Most of our spring garden did really well this year, the exception being the watermelons and cantaloupes that put on an abundance of blooms but refused to set fruit. We find that a little strange since we’ve never had that problem before and there were plenty of honey bees around doing what bees do best. Our sweet potatoes were a disappointment this year too.

We didn’t count the bags of produce that we gave away but it amounted to bushels of high quality fresh garden vegetables. As well as all that we could eat fresh and give away, we canned 28 quarts of green beans, a cooker full of carrots, froze 14 quarts of sweet corn, and we are still eating from a wash tub that was full of beautiful potatoes that were dug in late May. We grazed on tomatoes in the garden until we were tired of tomatoes and never once succumbed to salmonella.

Gardening in the Deep South is something that goes on year round. Spring crops can be reseeded in late summer for a fall crop. In late September and October we sow cool weather crops that will grow through the winter months. The personal dynamics created by the temperature changes, as well as a change in diet, are the biggest difference. It’s always pleasant to be out sowing in March but it’s hotter than the blazes of you-know-where when you are out there digging potatoes, picking beans and squash, or pulling corn with the southern sun beating down on you in late May and June. Late August and early September aren’t the most pleasant times of the year to be in the garden tilling and planting. It’s still awful hot but we do it anyway knowing that October and November are delightful months in the garden.

So here we go playing in the garden again, digging in the soil, getting earth under our fingernails. Wendell Berry, writing the forward for Living at Nature’s Pace, says that “farming is an encounter, not with an idea but with a place.” I’d like to add to Berry’s statement by saying that this is especially true in micro-farming, particularly when we view what we are doing as participating in the process of life as caretakers of a valuable trust, one that must be rescued and safeguarded from the ravaging economic machinery of modern day agribusiness.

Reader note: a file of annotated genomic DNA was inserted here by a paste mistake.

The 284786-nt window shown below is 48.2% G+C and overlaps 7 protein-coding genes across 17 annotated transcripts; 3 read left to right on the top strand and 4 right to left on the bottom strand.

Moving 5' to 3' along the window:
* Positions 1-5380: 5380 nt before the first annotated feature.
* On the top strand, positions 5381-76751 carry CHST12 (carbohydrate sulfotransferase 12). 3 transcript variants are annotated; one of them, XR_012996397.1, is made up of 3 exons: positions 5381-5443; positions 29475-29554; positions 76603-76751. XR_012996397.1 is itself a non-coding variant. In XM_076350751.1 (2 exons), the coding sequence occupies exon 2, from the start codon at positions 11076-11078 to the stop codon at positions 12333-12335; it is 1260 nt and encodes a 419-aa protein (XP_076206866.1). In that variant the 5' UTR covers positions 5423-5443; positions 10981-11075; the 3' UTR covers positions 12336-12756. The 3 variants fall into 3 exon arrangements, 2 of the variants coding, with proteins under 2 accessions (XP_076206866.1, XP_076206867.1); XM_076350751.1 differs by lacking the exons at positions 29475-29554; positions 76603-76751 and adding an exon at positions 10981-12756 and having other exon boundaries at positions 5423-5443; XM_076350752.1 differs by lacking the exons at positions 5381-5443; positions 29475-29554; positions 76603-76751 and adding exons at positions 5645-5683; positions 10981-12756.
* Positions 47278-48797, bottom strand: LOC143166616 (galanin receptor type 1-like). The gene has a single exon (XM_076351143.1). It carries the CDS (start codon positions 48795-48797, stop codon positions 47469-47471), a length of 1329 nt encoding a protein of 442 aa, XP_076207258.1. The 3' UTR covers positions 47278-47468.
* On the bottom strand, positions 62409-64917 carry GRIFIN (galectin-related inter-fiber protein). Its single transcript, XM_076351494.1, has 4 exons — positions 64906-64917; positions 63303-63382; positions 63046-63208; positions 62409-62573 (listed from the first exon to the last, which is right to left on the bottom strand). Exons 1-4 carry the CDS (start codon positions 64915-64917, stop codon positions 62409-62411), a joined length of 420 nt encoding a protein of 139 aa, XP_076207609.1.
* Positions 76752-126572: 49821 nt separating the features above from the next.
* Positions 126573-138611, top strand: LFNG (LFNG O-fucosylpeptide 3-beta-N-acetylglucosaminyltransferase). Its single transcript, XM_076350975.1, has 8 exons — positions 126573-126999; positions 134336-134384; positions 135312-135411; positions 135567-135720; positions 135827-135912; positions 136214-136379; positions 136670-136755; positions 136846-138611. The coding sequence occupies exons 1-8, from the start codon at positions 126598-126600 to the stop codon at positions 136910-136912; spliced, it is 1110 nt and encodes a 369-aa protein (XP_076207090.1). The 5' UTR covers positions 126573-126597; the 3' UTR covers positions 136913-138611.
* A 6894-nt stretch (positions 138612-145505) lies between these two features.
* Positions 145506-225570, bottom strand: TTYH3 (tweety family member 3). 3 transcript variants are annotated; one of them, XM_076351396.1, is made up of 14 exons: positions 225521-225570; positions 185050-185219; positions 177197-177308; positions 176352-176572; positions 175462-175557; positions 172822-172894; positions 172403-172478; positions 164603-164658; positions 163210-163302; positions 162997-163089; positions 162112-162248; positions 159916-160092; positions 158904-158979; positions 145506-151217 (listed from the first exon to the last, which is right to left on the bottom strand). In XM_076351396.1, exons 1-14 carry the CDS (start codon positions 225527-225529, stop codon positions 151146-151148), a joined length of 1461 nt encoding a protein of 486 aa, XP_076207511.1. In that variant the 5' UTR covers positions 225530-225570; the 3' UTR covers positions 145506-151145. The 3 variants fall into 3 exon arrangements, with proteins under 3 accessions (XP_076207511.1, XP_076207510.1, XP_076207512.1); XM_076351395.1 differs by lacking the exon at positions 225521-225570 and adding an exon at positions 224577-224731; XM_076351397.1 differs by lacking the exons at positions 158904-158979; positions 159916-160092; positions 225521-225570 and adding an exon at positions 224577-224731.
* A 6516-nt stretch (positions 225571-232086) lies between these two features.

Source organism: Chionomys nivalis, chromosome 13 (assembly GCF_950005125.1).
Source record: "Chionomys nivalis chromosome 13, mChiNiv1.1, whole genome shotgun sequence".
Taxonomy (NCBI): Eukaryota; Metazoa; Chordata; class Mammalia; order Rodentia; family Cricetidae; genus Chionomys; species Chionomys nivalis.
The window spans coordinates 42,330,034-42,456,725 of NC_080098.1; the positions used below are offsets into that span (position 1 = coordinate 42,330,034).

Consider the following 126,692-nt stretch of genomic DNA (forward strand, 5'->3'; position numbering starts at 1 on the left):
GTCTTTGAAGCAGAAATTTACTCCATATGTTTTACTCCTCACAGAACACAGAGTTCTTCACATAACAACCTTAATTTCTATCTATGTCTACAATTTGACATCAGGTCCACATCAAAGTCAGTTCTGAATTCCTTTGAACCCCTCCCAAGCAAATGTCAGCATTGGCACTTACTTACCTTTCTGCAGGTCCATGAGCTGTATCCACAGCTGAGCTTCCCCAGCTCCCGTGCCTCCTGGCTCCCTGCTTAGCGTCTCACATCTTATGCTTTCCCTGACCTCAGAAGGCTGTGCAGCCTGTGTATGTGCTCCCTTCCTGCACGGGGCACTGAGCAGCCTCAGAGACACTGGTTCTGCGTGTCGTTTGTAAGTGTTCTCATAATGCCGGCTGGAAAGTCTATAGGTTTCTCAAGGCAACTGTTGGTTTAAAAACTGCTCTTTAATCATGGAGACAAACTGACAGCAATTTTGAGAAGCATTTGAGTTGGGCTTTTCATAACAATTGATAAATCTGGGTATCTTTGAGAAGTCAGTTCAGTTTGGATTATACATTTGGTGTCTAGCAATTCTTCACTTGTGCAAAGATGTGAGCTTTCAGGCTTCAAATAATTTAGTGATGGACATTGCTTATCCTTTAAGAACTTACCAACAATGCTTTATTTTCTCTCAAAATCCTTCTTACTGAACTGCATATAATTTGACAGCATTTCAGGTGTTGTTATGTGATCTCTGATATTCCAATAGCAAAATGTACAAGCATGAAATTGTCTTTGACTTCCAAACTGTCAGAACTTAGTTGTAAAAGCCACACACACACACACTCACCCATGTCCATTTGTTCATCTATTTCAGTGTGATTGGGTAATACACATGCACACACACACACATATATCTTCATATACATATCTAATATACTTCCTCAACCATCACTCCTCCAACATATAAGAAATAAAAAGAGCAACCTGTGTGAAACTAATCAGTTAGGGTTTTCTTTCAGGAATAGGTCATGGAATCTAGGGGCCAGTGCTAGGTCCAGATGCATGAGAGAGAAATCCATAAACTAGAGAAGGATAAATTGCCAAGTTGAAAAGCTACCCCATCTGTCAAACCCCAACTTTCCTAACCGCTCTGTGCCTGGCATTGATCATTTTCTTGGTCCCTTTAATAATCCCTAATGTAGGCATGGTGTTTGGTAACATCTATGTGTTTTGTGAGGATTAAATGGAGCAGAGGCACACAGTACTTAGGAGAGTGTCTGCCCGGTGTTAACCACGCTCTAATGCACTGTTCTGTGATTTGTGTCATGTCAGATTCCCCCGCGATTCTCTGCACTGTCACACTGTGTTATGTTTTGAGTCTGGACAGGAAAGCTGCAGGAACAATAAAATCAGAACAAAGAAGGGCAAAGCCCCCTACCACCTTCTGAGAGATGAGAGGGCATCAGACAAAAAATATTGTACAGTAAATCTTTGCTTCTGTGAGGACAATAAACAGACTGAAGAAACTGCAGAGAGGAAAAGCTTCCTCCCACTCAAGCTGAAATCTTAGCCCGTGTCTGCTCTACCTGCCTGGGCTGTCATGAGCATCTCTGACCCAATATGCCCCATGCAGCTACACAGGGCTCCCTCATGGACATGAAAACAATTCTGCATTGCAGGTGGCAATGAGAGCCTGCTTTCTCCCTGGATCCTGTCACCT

[1] Gene Logsdon, Living at Nature’s Pace, p. xi

Photo: Amish family in Eastern TN

Thursday, May 29, 2008

A Life-Sharing Relationship

Apostolic gardening involves much more than manipulating a piece of earth in order to secure a living from it. The relationship is much more personal and intimate. It is not simply a matter of hurriedly wielding machines and tools as though they inherently possessed some warranty of success. It is a relationship that involves living and dying, working and resting, giving and receiving, caring for and being cared for. It is a connecting relationship, one that leads us toward entering into where we begin understanding the connection between our own personal health and the health of the earth that sustains life.

I’m not talking about some kind of new-age poppycock with its Gaean worship. We do, however, need to see and experience our relationship with the earth more intimately than most in our technocratic age do. Most people in westernized society have no concept of what is involved in living in partnership with the earth though the whole of every society depends upon its bounty.

“Somewhere along the road of history man began to pollute fields and rape this planet with his greed and with a technology that is sometimes used to pervert what God had intended for us. Earth and water are defiled with all kinds of things that do not belong in them, and people have become unhealthy, eating junk food and greed-motivated, polluted food products.”[1]

Doherty, born a Russian noblewoman, was a refugee of the 1917 communist movement. She founded Friendship Houses prior to founding Madonna House in the rural village of Combermere, Ontario in 1947. She died in 1985. Her Catholic faith is evident in the life she lived. She was also something of a visionary, garnering from the signs of her times, seeing the direction that humankind was taking. Her council is well worth listening to. Her example is well worth emulating.

I always find the reaction a little amusing when we decline an invitation to go someplace or do something because we have work to do in the gardens. There is an expression that a lot of “non-gardeners” get on their faces, one that boldly declares their lack of understanding and appreciation of this connecting relationship.

Seedtime, harvest, and processing come when they do. We can somewhat plan for them but it’s impossible to pre-schedule them to accommodate our own plans and interests, or the plans and interests of others. We are, in a very practical sense, united in a process of life-sharing with these three, a relationship that involves much more than opening our mouths as the gateway to our stomachs.

[1] Catherine Doherty, Apostolic Farming, p. 56

Thursday, May 8, 2008